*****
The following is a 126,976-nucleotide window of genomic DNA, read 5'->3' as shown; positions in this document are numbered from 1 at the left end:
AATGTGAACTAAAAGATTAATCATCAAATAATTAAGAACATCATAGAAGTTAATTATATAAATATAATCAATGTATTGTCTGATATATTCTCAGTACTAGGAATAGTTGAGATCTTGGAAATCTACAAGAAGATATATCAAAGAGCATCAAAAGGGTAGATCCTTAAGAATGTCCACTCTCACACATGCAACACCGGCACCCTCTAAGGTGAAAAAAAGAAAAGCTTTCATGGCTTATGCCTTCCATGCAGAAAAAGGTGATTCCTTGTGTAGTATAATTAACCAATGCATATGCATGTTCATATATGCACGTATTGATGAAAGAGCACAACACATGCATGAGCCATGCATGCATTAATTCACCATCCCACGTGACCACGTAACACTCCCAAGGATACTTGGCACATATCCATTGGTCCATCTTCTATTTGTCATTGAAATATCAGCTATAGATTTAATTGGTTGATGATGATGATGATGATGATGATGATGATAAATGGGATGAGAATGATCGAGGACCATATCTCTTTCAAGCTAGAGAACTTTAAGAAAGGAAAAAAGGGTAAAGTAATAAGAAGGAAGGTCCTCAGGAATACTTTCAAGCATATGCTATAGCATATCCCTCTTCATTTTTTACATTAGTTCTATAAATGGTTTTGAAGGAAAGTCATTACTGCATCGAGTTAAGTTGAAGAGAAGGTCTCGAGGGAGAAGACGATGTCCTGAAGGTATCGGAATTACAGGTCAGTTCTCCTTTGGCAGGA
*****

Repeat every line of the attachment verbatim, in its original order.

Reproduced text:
The following is a 126,976-nucleotide window of genomic DNA, read 5'->3' as shown; positions in this document are numbered from 1 at the left end:
AATGTGAACTAAAAGATTAATCATCAAATAATTAAGAACATCATAGAAGTTAATTATATAAATATAATCAATGTATTGTCTGATATATTCTCAGTACTAGGAATAGTTGAGATCTTGGAAATCTACAAGAAGATATATCAAAGAGCATCAAAAGGGTAGATCCTTAAGAATGTCCACTCTCACACATGCAACACCGGCACCCTCTAAGGTGAAAAAAAGAAAAGCTTTCATGGCTTATGCCTTCCATGCAGAAAAAGGTGATTCCTTGTGTAGTATAATTAACCAATGCATATGCATGTTCATATATGCACGTATTGATGAAAGAGCACAACACATGCATGAGCCATGCATGCATTAATTCACCATCCCACGTGACCACGTAACACTCCCAAGGATACTTGGCACATATCCATTGGTCCATCTTCTATTTGTCATTGAAATATCAGCTATAGATTTAATTGGTTGATGATGATGATGATGATGATGATGATGATAAATGGGATGAGAATGATCGAGGACCATATCTCTTTCAAGCTAGAGAACTTTAAGAAAGGAAAAAAGGGTAAAGTAATAAGAAGGAAGGTCCTCAGGAATACTTTCAAGCATATGCTATAGCATATCCCTCTTCATTTTTTACATTAGTTCTATAAATGGTTTTGAAGGAAAGTCATTACTGCATCGAGTTAAGTTGAAGAGAAGGTCTCGAGGGAGAAGACGATGTCCTGAAGGTATCGGAATTACAGGTCAGTTCTCCTTTGGCAGGA